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The microbial degradation of azimsulfuron and its effect on the soil bacterial community

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The microbial degradation of azimsulfuron and its effect on the soil bacterial community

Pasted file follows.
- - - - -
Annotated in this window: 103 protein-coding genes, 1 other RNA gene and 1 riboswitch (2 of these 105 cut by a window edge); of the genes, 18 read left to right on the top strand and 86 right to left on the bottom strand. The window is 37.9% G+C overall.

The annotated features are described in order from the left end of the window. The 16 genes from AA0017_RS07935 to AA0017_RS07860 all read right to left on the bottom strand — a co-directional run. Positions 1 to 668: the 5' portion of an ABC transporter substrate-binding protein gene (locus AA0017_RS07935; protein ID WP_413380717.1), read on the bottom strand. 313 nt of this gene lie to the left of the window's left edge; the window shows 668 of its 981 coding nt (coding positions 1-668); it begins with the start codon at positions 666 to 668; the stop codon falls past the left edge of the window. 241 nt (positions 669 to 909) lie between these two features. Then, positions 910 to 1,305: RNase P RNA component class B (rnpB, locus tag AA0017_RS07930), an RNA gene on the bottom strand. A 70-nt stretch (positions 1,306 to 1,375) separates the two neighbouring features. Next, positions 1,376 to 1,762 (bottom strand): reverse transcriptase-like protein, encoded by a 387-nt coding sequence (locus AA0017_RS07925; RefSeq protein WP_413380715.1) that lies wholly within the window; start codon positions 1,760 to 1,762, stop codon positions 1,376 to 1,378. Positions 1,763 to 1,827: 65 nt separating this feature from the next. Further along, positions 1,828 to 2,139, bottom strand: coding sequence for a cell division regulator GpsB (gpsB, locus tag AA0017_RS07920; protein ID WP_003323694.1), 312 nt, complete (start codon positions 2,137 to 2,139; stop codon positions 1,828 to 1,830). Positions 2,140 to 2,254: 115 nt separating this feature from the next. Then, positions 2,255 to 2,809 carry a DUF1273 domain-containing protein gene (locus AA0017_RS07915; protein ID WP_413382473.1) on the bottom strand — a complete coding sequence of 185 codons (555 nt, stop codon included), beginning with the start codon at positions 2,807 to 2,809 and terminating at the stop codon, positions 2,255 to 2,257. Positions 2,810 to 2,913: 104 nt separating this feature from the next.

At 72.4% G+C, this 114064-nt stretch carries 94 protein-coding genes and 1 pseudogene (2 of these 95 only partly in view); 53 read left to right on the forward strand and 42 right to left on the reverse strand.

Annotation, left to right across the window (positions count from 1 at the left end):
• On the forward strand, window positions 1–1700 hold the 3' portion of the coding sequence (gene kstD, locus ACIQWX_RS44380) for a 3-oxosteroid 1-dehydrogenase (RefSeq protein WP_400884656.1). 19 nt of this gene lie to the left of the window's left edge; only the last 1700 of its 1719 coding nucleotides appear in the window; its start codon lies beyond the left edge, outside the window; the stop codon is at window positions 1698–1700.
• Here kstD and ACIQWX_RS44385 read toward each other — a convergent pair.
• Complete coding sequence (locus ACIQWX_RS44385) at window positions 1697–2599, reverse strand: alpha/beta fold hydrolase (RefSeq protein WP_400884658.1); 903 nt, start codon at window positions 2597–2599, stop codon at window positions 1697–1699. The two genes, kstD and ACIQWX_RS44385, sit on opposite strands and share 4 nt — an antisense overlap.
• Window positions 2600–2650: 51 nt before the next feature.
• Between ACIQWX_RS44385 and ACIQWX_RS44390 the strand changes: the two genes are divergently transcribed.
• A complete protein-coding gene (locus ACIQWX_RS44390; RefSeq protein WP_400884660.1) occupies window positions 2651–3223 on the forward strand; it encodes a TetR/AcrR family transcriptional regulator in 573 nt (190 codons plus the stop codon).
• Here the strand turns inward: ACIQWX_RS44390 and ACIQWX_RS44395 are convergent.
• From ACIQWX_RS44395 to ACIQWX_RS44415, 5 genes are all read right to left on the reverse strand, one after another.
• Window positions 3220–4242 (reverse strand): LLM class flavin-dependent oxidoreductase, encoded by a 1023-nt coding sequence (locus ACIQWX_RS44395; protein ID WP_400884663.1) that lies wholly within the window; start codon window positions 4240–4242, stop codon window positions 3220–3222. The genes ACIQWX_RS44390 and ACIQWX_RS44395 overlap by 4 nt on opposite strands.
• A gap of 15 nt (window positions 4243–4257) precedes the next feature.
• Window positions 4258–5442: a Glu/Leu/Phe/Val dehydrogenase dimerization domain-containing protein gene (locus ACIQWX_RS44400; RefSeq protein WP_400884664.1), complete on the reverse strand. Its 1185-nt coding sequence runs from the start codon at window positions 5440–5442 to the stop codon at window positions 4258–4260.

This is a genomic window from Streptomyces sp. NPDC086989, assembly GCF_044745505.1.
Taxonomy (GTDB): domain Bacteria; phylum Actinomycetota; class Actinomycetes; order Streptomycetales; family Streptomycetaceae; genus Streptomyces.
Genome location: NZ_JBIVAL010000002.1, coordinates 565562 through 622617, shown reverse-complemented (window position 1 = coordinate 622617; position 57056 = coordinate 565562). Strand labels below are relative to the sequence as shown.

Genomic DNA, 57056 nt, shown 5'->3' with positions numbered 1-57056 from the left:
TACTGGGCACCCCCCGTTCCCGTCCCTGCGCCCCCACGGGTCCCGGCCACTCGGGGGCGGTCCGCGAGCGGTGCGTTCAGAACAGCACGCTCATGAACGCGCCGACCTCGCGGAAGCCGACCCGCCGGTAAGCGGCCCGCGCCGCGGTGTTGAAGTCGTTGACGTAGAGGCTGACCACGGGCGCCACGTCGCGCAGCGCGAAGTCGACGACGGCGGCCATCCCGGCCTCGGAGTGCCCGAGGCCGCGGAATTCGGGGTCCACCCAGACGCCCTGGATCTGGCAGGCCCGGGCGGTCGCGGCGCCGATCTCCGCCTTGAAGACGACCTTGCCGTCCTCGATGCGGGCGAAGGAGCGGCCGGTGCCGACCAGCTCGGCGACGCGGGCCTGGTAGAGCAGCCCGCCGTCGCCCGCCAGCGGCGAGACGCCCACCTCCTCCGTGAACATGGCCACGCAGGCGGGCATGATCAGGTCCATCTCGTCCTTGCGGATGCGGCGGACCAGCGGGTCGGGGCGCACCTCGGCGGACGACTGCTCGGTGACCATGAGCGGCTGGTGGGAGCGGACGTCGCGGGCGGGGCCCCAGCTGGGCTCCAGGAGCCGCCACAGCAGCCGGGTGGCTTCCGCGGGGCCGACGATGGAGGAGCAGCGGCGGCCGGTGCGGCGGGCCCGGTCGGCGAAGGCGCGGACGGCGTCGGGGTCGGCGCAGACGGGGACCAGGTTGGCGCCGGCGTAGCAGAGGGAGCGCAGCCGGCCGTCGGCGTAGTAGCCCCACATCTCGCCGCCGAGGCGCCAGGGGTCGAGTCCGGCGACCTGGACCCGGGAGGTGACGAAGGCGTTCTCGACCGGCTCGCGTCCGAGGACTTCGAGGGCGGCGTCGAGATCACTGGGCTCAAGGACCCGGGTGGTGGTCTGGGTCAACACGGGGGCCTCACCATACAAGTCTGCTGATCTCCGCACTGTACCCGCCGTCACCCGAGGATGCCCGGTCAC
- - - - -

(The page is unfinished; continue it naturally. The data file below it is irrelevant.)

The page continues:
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  ORIGINAL ARTICLE The microbial degradation of azimsulfuron and its effect onthe soil bacterial community A. Valle 1 , G. Boschin 2 , M. Negri 1 , P. Abbruscato 1 , C. Sorlini 1 , A. D’Agostina 2 and E. Zanardini 3 1 Dipartimento di Scienze e Tecnologie Alimentari e Microbiologiche (DISTAM), Sezione MAAE, Universita ` degli Studi di Milano, Milan, Italy2 Dipartimento di Scienze Molecolari Agroalimentari (DISMA), Sezione di Chimica, Universita ` degli Studi di Milano, Milan, Italy3 Dipartimento di Scienze Chimiche ed Ambientali, Universita ` dell’Insubria, Como, Italy Introduction Sulfonylureas are widely used herbicides, as they are char-acterized by high crop selectivity, low application ratesand very low acute and chronic animal toxicity (Beyer et al.  1988; Brown 1990). Their mechanism of action isbased on the inhibition of acetolactate synthase, the key enzyme involved in branched-chain amino acid biosyn-thesis in plants and micro-organisms. Chemical hydrolysisand microbial degradation are considered the main mech-anisms of sulfonylurea herbicide transformation in soiland water (Joshi  et al.  1985; Blair and Martin 1988;Oppong and Sagar 1992; Li  et al.  1999; Brusa  et al.  2001;Kim  et al.  2003); however several studies indicate thatphotolysis may be an alternative degradation pathway (Pusino  et al.  1999; Scrano  et al.  1999; Vulliet  et al. 2002).Azimsulfuron, the active component of the com-mercial herbicide Gulliver   (Du Pont de Nemours,Cologno Monzese, Milan, Italy), is a postemergencesulfonylurea widely used in the weed control of ricefields. It is effective in controlling perennial weeds atvery low application rates (6–25 g of active ingredientper hectare), whereas higher concentrations are neededto control annual weeds (Shirakura  et al.  1995).Azimsulfuron, like other sulfonylureas, is a weak acid Keywords azimsulfuron, biodegradation, chemicaldegradation, microbial community,sulfonylurea herbicides. Correspondence A. Valle, DISTAM, Via Celoria 2, 20133 Milan,Italy. E-mail: anna.valle@unimi.it2005/0152: received 15 February 2005,revised 14 December 2005 and accepted 14December 2005doi:10.1111/j.1365-2672.2006.02937.x Abstract Aims:  Azimsulfuron is a recently introduced sulfonylurea herbicide useful incontrolling weeds in paddy fields. To date very little information is availableon the biodegradation of this pesticide and on its effect on the soil microbialcommunity. The aim of this work was to study its biodegradation both inslurry soil microcosms and in batch tests with mixed and pure cultures. Methods and Results:  Azimsulfuron was applied to forest bulk soil in order tostudy its effect on the structure of the bacterial soil community, as detectableby denaturant gradient gel electrophoresis (DGGE) analyses. Biodegradationand abiotic processes were investigated by HPLC analyses. In addition, amicrobial consortium was selected, that was able to use azimsulfuron as thesole energy and carbon source. One of the metabolites produced by the consor-tium was isolated and identified through LC-MS analyses. Cultivable bacteriaof the consortium were isolated and identified by 16S rDNA sequencing(1400 bp). Conclusions:  Azimsulfuron treatment seems to have the ability to cause chan-ges in the bacterial community structure that are detectable by DGGE analyses.It is easily biodegraded both in microcosms and in batch tests, with the forma-tion of an intermediate that was identified as 2-methyl-4-(2-methyl-2H-tetra-zol-5-yl)-2H-pyrazole-3-sulfonamide. Significance and Impact of the Study:  The study increases the knowledge onthe biodegradation of azimsulfuron and its effects on the soil microbiota. Journal of Applied Microbiology ISSN 1364-5072 ª  2006 The AuthorsJournal compilation  ª  2006 The Society for Applied Microbiology, Journal of Applied Microbiology  101  (2006) 443–452  443  and is more persistent at neutral and basic pH than inacidic conditions (having a half life of 70–120 days)(Barefoot  et al.  1996). In soil and water, indirect photo-lysis and microbial activity are considered the mostimportant azimsulfuron degradation mechanisms (Bare-foot  et al.  1996). As for the most sulfonylureas, azi-msulfuron hydrolytic degradation involves the cleavageof the sulfonylurea bridge, leading to the formation of a substituted pyrimidine and the corresponding sulfona-mide (Khan  et al.  1999). The highest levels of sorptionhave been observed in soil at low pH values and withhigh organic carbon and/or clay content (Pusino  et al. 2004). Inorganic soil colloids, such as smectite clay minerals and iron oxides, contribute to azimsulfuronsorption (Pinna  et al.  2004).Although very little information is available on themicrobiological degradation of azimsulfuron, it isknown that azimsulfuron is degraded more quickly inaerobic conditions and in the presence of flooded non-sterile soils rather than in sterile ones, thus suggestingthat microbial degradation plays a key role (Barefoot et al.  1995). No experimental data on the effects of azimsulfuron on microbial soil communities, biodegra-dation kinetics and metabolic pathways are known,although literature reports that at field rates(2–100 g ha ) 1 ), and even at higher concentrations, sul-fonylurea herbicides do not affect the total number of bacteria (El-Ghamry   et al.  2002), whereas they inhibitthe growth of nitrifiers and  Azotobacter   species (Burnetand Hodgson 1991; Allievi and Gigliotti 2001). Perucci and Scarponi (1996) reported transient negative effectsof rimsulfuron on the microbial biomass in soil.The main objectives of this work was to study thedegradation of azimsulfuron in a saturated soil, by assessing the biodegradation rate with respect to theabiotic degradation and to evaluate the structural chan-ges in the composition of the bacterial community. Forthis, an uncontaminated forest bulk soil, that has neverbeen in contact with sulfonylurea, was used on labscale microcosms (simulation of paddy soil conditions).Furthermore to avoid any photochemical processes thatare known to be very important for the azimsulfurondegradation, the microcosms were kept in the dark.This condition excludes the bacterial phototrophicmetabolism and their positive or negative interactionsbut up to now there is no evidence of a relevant roleof these physiological groups in the sulfonylurea degra-dation.In addition, we have evaluated the capability of a selec-ted soil microbial consortium to use azimsulfuron as asole energy and carbon source, as well as the number of cultivable bacterial strains composing the consortium andthe metabolite produced were investigated. Materials and methods Chemicals and solutions Azimsulfuron, N-[[(4,6-dimethoxy-2-pyrimidinyl)-2-amino]carbonyl]-1-methyl-4-(2-methyl-2H-tetrazol-5-yl) 1H-pyraz-ole-5-sulfonamide (99% purity), was provided by DuPontde Nemours Italiana (Cologno Monzese, Milan, Italy)(Fig. 1a).It was dissolved in 0 Æ 2 mol l ) 1 phosphate buffer(NaH 2 PO 4 , Na 2 HPO 4 ) pH 7 Æ 3 to obtain a 88-mg l ) 1 stock solution, which was used in the chemical stability and microbial degradation studies. An additional1000 mg l ) 1 solution was prepared for the enrichmentcultures. Both solutions were sterilized by filtrationthrough 0 Æ 22  l m filters (Millipore, Billerica, MA, USA)and stored at 4  C. The chemical stability of azimsulfu-ron was evaluated at pH 7 Æ 3 using a concentration of 50 mg l ) 1 ; two different media were tested, M9 mineralsalts medium (Raffi  et al.  1991) plus 12 Æ 5% yeastextract and phosphate buffer (pH 7 Æ 3). Triplicate testsof 10 ml final volume were set up for each medium.Tests were incubated for 28 days at 4  C or 28  C andkept in the dark to exclude degradation by photolysis.From each test, small amounts of sample were takenperiodically for HPLC-UV analyses. The decrease of azimsulfuron peak area was monitored. Analytical techniques Before being analysed by HPLC, the samples from all thedegradation experiments (stock solutions, slurry micro-cosms, consortium and pure cultures) were filteredthrough 0 Æ 45  l m disposable nylon filters (Alltech, Milan,Italy). HPLC analyses were performed with a Hewlett-Packard HP-1050 (Agilent Technologies, Palo Alto, CA,USA) quaternary pump fitted with a Rheodyne injector(20  l l loop) and equipped with a HP-1050 VariableWavelength Detector (HPLC-VWD) (Agilent Technol-ogies). The column was a Lichrospher   100 RP-18(5  l m, 250  ·  4 Æ 6 mm, Merck, Darmstadt, Germany). Theanalyses were carried out using a linear gradient: from20 : 80  ¼  methanol : 1% acetic acid in water to 100%methanol over 50 min; the flow rate was 1 ml min ) 1 .Chromatograms were recorded at 254 nm and each analy-sis was repeated three times. The mean and the standarddeviation (SD) were calculated and normalized. Theresults are presented in the form  x   ± SD%. Significantdifferences in all the degradation experiments (slurry microcosms, consortium and pure cultures) were assessedby standard analysis of variance ( anova ), using the  ncss -Statistical Analysis System- pass  software. The null hypo-thesis assumed that during the experiment, the values of  Microbial degradation of azimsulfuron  A. Valle  et al. 444  Journal compilation  ª  2006 The Society for Applied Microbiology, Journal of Applied Microbiology  101  (2006) 443–452 ª  2006 The Authors  azimsulfuron residual concentration of both tests andcontrols showed random variations.HPLC-MS analyses were performed on a LC-MSD IonTrap Series 1100 system SL version (Agilent Technol-ogies). HPLC conditions were the same as describedabove. The percentage of acetic acid was 0 Æ 1%. The MSanalyses were performed with electrospray ionization(ESI), both in positive and negative modes. The columneluent was split in the ratio of 1 : 1 before entering theelectrospray interface. The operative conditions werecapillary voltage 3500 V, drying gas flow rate 8 l min ) 1 ,temperature 325  C, nebulizer gas pressure 60 psi andacquisition scan 50–520 mz ) 1 . 1 H-NMR (nuclear magnetic resonance) spectra wererecorded on a Bruker AMX-300 spectrometer usingCDCl 3  as solvent. Soil samples The forest soil was collected in Perego (Lecco, Italy) inOctober 2003, stored at 4  C and then sieved at 2 mmbefore use. It had the following characteristics: pHvalue 5 Æ 86, organic carbon content 1 Æ 62%, totalnitrogen content 0 Æ 18% and cation exchange capacity 12 Æ 56 cmol(+) kg ) 1 . The method reported by  Walkley and Black (1934) was used to determine the total organiccarbon, and the method reported by Kjeldahl (1883) wasused to determine the total nitrogen. The cation exchangecapacity was determined by the barium chloride andEDTA (pH 8 Æ 1) method (SISS 1985). Slurry microcosms Tests were performed in triplicate in 0 Æ 5 l bottles contain-ing 54 ml of M9 mineral salts medium, with 12 Æ 5% yeastextract and 16 ml of uncontaminated forest soil suspen-sion (soil : water  ¼  1 : 1 w/v). Bottles were incubated at28  C for 48 h for acclimatization. In addition to the testswith fresh soil, the experimental protocol included twodifferent control tests: biotic controls (three bottles) withfresh soil but without the addition of azimsulfuron; andabiotic controls (three bottles), using soil previously ster-ilized by gamma irradiation (2  ·  10 5 rad h ) 1 ). Becausethis sterilizing procedure is always dependent on theradiation dose and the type of soil, the three abioticcontrols were repeatedly checked by cultural methods forcomplete absence of micro-organisms. All samples werekept in the dark to avoid photolysis. After acclimatizationin the incubator, the stock solution of azimsulfuron wasadded to the tests and the abiotic controls to the finalconcentration of 20 mg l ) 1 . The same volume of phos-phate buffer (0 Æ 2 mol l ) 1 ) was added to the biotic con-trols. The experiment lasted 4 weeks during which testswere kept in static conditions at 28  C and samples for SNNOCH 3 NNNNNNCH 3  OCH 3 NHOOCONHH 3 C (a)(c)(b) SNNNNNNCH 3 NH 2 OOH 3 C Figure 1  (a) Chemical structure of azimsulfu-ron; (b) Intermediate degradation product:2-methyl-4-(2-methyl-2H-tetrazol-5-yl)-2H-pyrazole-3-sulfonamide; (c) HPLC-UV chroma-togram of 28th day sample; test performedwith the selected consortium in mineral saltsmedium M9 with 100 mg l ) 1 of azimsulfuron.A. Valle  et al.  Microbial degradation of azimsulfuron ª  2006 The AuthorsJournal compilation  ª  2006 The Society for Applied Microbiology, Journal of Applied Microbiology  101  (2006) 443–452  445  microbial counts, chemical analyses and DNA extractionwere collected on days 0, 7, 14, 21, and 28. Cultural media and microbial cultivations In order to count total heterotrophic bacteria and fungi,tenfold serial dilutions of soil slurry samples were plated,respectively, on plate count agar, PCA (Oxoid, UK) andRosa Bengala Cloramphenicol (Oxoid) standard laborat-ory media.Enrichment cultures were performed in 90 ml of M9mineral salts medium with the addition of 100 mg l ) 1 of azimsulfuron, using 10 g of forest soil as an initial inocu-lum. After nine transfers into fresh medium, anazimsulfuron degrading consortium was selected.A variety of standard cultural media, such as trypticsoy agar, TSA (Oxoid),  Pseudomonas  selection agar, PSA(Oxoid), Luria–Bertani agar, LBA (Oxoid), R2A (Oxoid)and M9 mineral salts medium agar with and without0 Æ 01% w/v of azimsulfuron were used to isolate bacterialstrains from the azimsulfuron degrading consortium. Degradation tests using selected consortium To study the degradation of azimsulfuron by the previously selected consortium, a new experiment was performed.Triplicate tests were set up in 90 ml of M9 mineral saltsmedium with the addition of 100 mg l ) 1 of azimsulfuronand inoculated with 10 ml of the selected consortium(10 6 cells ml ) 1 of 9th enrichment culture transfer deter-mined by cultural methods). In addition, triplicate controlswithout inoculum were performed and azimsulfuron deg-radation was monitored by HPLC-UV analyses at weekly intervals. The experiment lasted 34 days.Similarly, the biodegradability of metabolite B by theselected consortium was assessed at the concentration of 100 mg l ) 1 in 50 ml of M9 mineral salts medium. Testsand controls (without microbial inoculation) wereperformed in triplicate and microbial degradation wasmonitored weekly by HPLC-UV analyses for 34 days.In addition, all the bacterial strains isolated from theconsortium were tested for azimsulfuron degradation inpure culture. Triplicate tests and controls (without inocu-lum) were performed. In this case, 10 ml of pure culture(10 6 cells ml ) 1 ) was inoculated in 90 ml of M9 mineralsalts medium with the addition of 100 mg l ) 1 of azimsulfuron, the experiment lasted for 48 days. All theexperiments were kept in the dark to avoid photolysis. Preparation and identification of the product B Azimsulfuron (50 mg) was dissolved in 8 ml meth-anol : water (1 : 1, v/v) and 1 ml 6 mol l ) 1 HCl wasadded. After 60 days at a temperature of 20–22  C, thecrude reaction mixture was concentrated under vacuumand the residue was purified by flash chromatography onsilica gel (Merck) using hexane : ethyl acetate (4 : 6, v/v)as eluent. The main metabolite eluted was named com-pound B, its structure was characterized by HPLC-ESI-MS and NMR as described above (Fig. 1b). 16S rDNA amplification and denaturing gradient gelelectrophoresis (DGGE) Aliquots (2 ml) both of the overnight 10 ml broth cul-tures in LB medium and of slurry tests were centrifugedat 20 817  g   for 5 min. The pellets were resuspended in540  l l of 10 mmol l ) 1 Tris–HCl buffer pH 8 supplemen-ted with 1 mmol l ) 1 EDTA pH 8 (TE buffer pH 8) and50  l l lysozyme (50 mg ml ) 1 ) and incubated at 37  C for20 min. Then 11 Æ 5  l l of sodium dodecylsulfate 25% and6  l l proteinase K (20 mg ml ) 1 ) were added. After 1 h at37  C the samples were supplied with 100  l l of 5 mol l ) 1 NaCl and 80  l l of cetyl-tri-methylammonium bromide25%, then incubated at 65  C for 10 min. The DNAwas extracted twice with phenol : chloroform : isoamylalcohol (25 : 24 : 1, v/v/v), then precipitated in ethanolafter centrifuging at 20 817  g   for 30 min, dried and resus-pended in MilliQ RNase free water (Qiagen, Milan, Italy).DNA samples extracted from the slurry and the consor-tium were used as templates to amplify the V3 region of the 16S rDNA fragments corresponding to the nucleotidepositions of 341–518 bp of the  Escherichia coli  16S rDNAnumbering (Brosius  et al.  1981), using an adjoining40-bp guanine–cytosine (GC) clamp with a forward primerfor Eubacteria GC341 F (Muyzer  et al.  1993) and reverseuniversal primer 518R (Neefs  et al.  1990). The PCR reac-tion was performed in 50  l l final volume with 1 ·  PCR buffer (Sigma-Aldrich, Milan, Italy), each deoxynucleosidetriphosphate at the concentration of 0 Æ 2 mmol l ) 1 , eachprimer at the concentration of 0 Æ 2  l mol l ) 1 and 2 U of  Taq  DNA polymerase (Sigma-Aldrich). Initial denatura-tion at 95  C for 5 min was followed by 16 cycles consist-ing of denaturation at 95  C for 1 min, annealing at 63  Cfor 1 min and extension at 72  C for 1 min. Then a fur-ther 14 cycles consisting of denaturation at 95  C for1 min, annealing at 55  C for 1 min and extension at72  C for 1 min. Finally, there was an extension step at72  C for 10 min. PCR was performed using the thermalcycler (PCR Express Hybaid, Franklin, MA, USA).The GC-clamped products were separated on 10%(w/v) polyacrylamide gels with 30–60% urea/formamidedenaturing gradient. To compare the different DGGEgels, a custom-made marker was prepared by assem-bling various bacterial strains isolated from the samesoil. Microbial degradation of azimsulfuron  A. Valle  et al. 446  Journal compilation  ª  2006 The Society for Applied Microbiology, Journal of Applied Microbiology  101  (2006) 443–452 ª  2006 The Authors  Denaturing gradient gels were cast and run using theD-Code system (Bio-Rad, Hercules, CA, USA). Gels elec-trophoresed at 60  C at a constant voltage of 200 V for4 Æ 5 h were stained with SYBR green nucleic acid gel stain(Fluka, St. Louis, MO, USA) and visualized by UV trans-illumination. The images were acquired with the GelDoc2000 System (Bio-Rad, Milan, Italy). The patterns wereanalysed assuming that the number of bands representedthe number of different organisms and species (Yin  et al. 2000). This represents an approximation, as many bac-teria harbour several rDNA operons per cell that may thus give more than one band. The band intensity wastaken to represent the abundance of each phylotypes. TheShannon’s Index was used to calculate the diversity index: H   ¼  ) P ( n i /  N  ) ln ( n i /  N  ), where  n i  is the area of eachband peak and  N   the sum of all the band peak areas (Yin et al.  2000). Significance was determined based on tripli-cate readings using an  anova . Moreover DGGE profileswere analysed by reamplifying, cloning and sequencingthe bands of interest. Bands were excised from gels andwere eluted in water. Recovered DNA was reamplifiedusing 341F and 518R primers as described above. Prod-ucts were cloned into pGEM  T (Promega, Milan, Italy)and were sequenced using SP6 forward and T7 reverseprimers. After screening, the clones were sequenced usingthe BigDye Sequencing Kit on an ABI PRISM 310 GeneticAnalyser (Applied Biosystems, Perkin-Elmer, Foster city,CA, USA) sequencer according to manufacturer’s instruc-tions. Sequence homology was determined by   blastn searches to detect the most similar sequences in GenBank,EMBL, DDBBJ and PDB databases. Identification of isolates A large portion (approximately 1400 bp) of the 16S rRNAgene was amplified using the universal primers ( E. coli 16S rDNA numbering), forward 8F (5 ¢ -AGAGTTTGATC-CTGGCTCAG-3 ¢ ) and reverse 1492R (5 ¢ -GGTTACCTTG-TTACGACTT-3 ¢ ) (Crump  et al.  1999). PCR productswere purified using QIAquick PCR Purification Kit (Qi-agen, Milan, Italy). Sequencing of PCR products andsequence homology were performed as described above.The results of   blastn  were crosschecked by analysing thephylogenetic position of the sequences using the Ribo-somal Subunit Database and  phylip  program. Finally, thesequences were submitted to GenBank. Results Chemical stability of azimsulfuron The chemical stability of azimsulfuron was investigated at4 and 28  C in a M9 mineral salts medium, containing yeast extract and a phosphate buffer at pH 7 Æ 3. Azi-msulfuron was stable in both conditions and tempera-tures; a slight degradation (13 ± 1 Æ 6%) was observed only in the tests with the M9 mineral salts medium at 28  C onthe 17th day and no further degradation occurred untilthe end of the experiment. Moreover, no degradationproducts were detected by HPLC-UV analyses. Slurry microcosms An experiment in slurry microcosms was carried out inorder to evaluate the effects of azimsulfuron on the micro-bial community of an uncontaminated forest soil andto estimate the microbial degradation rate in comparisonwith abiotic degradation. No significant differenceswere detected for the heterotrophic bacteria counts inthe treated samples and controls, being 1 Æ 1  · 10 7 ± 2 Æ 1 CFU gdw  ) 1 of soil. Fungi were also monitoredduring the experiment because it is well known that they play an important role in the degradation of herbicides insoil. In this study, they were detected only at the begin-ning of the study (6 Æ 14  ·  10 4 ± 1 Æ 6 CFU gdw  ) 1 ) andthereafter no further fungal growth was observed. Thiswas probably due more to the slurry experimentalconditions than to a negative effect of azimsulfuron. Theresidual concentration of azimsulfuron was regularly monitored by HPLC analyses in all samples (Fig. 2,expressed as residual percentages). In the forest soil micro-cosms, the residual concentration of azimsulfuron after28 days was 1 Æ 51 mg l ) 1 , corresponding to a total degrada-tion of 87 ± 4 Æ 73%. The decrease was gradual and highly significant ( P   ¼  0 Æ 001) by   anova . On the contrary,azimsulfuron was not significantly degraded ( P   ¼  0 Æ 43) inthe abiotic control microcosms with a reduction of  0204060801001200 7 14 21 28Time (days)     R  e  s   i   d  u  a   l  a  z   i  m  s  u   l   f  u  r  o  n   (   %   ) Figure 2  Azimsulfuron degradation in slurry microcosms – abioticcontrol (sterilized sample) in white bars and test (not sterilized) in greybars. Forest soil slurry microcosms were treated with 20 mg l ) 1 of azi-msulfuron; tests were performed in triplicate. Azimsulfuron residualconcentrations were displayed in percentages for days 0, 7, 14, 21and 28. Errors bars represent SD.A. Valle  et al.  Microbial degradation of azimsulfuron ª  2006 The AuthorsJournal compilation  ª  2006 The Society for Applied Microbiology, Journal of Applied Microbiology  101  (2006) 443–452  447